You are running on the system you are observing You are instrumenting the OS or the Binary Even hardware emulators have limits - and anything else is worse Incomplete information by nature is misleading Complete information is very obtrusive Incorrect or corrupted information is often produced (sic) Footprint size varies Failure modes often dependent on technology used Out-of-scope data misleading and/or overwhelming the odd as well as the actionable

Common results

Verify your results

2005,2006,2007 Federico Lucifredi 2006,2007 Novell Inc.

I Gory Details

Hardware Architecture: RAM


Speedy storage medium

Orders of magnitude faster (or slower?)


every application running on a 7th gen CPU has a bottleneck in RAM fetching whenever pre-fetching fails, things get even worse (instruction optimization) you can hand-tune prefetching (_mm_prefetch), 100 clocks in advance

Natural-order access problems


paging, swapping and generally all large-RAM access scenarios

Less is more

you have oodles of RAM, but using less of it helps caching


choosing cache-friendly algorithms

Size buffers to minimize eviction Optimize RAM use for cache architecture

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not everything needs to be done by hand ->Intel compiler

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Hardware Architecture: The Cache


Helping RAM to catch up

Different architectures in different generations


P4s have L1(data only), L2(data+instructions)(30 times larger, 3 times slower) optional L3 Different caching algorithms make exactly divining the caching behavior hard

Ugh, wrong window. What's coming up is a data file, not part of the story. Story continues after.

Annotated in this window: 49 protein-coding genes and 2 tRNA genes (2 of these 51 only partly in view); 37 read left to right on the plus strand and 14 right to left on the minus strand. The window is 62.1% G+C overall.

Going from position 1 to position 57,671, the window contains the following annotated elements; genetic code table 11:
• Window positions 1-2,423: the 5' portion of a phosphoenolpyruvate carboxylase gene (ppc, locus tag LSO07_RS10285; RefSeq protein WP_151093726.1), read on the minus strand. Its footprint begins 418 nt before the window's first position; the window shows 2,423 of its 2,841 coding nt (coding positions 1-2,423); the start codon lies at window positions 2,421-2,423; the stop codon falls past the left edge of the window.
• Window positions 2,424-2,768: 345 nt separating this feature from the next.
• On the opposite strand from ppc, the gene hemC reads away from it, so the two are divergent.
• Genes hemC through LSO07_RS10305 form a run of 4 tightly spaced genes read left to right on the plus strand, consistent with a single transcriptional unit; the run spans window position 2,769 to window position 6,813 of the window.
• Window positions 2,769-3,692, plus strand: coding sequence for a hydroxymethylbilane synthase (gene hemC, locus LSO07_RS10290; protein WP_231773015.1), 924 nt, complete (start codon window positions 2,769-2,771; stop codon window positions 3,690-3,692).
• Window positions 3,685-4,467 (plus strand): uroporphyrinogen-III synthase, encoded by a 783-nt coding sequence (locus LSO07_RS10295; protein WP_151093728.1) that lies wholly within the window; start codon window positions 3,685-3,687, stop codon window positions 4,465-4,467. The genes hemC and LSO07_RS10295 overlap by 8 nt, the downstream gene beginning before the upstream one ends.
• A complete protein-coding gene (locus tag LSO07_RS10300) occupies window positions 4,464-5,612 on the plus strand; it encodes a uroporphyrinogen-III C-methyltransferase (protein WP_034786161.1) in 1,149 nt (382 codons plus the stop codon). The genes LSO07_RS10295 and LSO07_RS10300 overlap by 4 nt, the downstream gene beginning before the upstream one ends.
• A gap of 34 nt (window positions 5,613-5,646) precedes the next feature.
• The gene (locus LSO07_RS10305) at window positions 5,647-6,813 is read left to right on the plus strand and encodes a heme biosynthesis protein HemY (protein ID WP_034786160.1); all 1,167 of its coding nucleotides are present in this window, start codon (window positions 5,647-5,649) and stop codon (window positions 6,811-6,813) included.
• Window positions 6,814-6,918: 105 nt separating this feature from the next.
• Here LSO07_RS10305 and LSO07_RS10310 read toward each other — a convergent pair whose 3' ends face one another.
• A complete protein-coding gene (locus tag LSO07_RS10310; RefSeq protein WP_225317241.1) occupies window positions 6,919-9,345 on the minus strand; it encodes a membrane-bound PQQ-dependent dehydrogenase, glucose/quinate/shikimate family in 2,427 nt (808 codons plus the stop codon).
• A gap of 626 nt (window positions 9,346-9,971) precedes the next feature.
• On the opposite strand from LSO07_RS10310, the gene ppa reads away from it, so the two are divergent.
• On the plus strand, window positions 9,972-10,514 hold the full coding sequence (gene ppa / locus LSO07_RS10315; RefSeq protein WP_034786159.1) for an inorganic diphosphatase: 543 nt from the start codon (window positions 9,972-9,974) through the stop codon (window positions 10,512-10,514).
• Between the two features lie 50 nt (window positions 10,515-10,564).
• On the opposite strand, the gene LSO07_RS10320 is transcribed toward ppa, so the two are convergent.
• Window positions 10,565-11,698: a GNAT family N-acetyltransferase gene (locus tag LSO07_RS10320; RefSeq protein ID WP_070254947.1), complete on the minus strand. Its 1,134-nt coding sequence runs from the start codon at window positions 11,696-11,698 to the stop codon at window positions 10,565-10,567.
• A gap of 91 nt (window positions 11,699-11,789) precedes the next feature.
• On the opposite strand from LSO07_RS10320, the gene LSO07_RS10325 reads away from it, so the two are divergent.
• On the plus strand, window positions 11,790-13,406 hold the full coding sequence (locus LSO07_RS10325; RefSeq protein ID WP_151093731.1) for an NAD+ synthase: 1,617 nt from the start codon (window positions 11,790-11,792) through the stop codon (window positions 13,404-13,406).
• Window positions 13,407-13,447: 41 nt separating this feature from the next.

but there is still hope

whenever pre-fetching fails, things get even worse (instruction optimization) you can hand-tune prefetching (_mm_prefetch), 100 clocks in advance

Locality could be a problem in this context


p4 caches by address! L1 cache 64B lines, 128 lines = 8192 Bytes Alignment also relevant

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Hardware Architecture: The CPU


Optimization strategies for x86 families:

Completely different in different generations


i386 (1985): selecting assembly instructions to hand-craft fast code i486 (1989): different instruction choice, but same approach Pentium (1993): U-V pairing, level 2 cache, MMX instructions sixth generation: minimizing data dependencies to leverage n-way pipelines
cache more important than ever SIMD 4:1:1 ordering to leverage multiple execution units

Pentium 4:
hardware prefetch branching errors data dependencies (micro-ops, leverage pipelines) thruput and latency

and you still have hyperthreading to be added in this picture....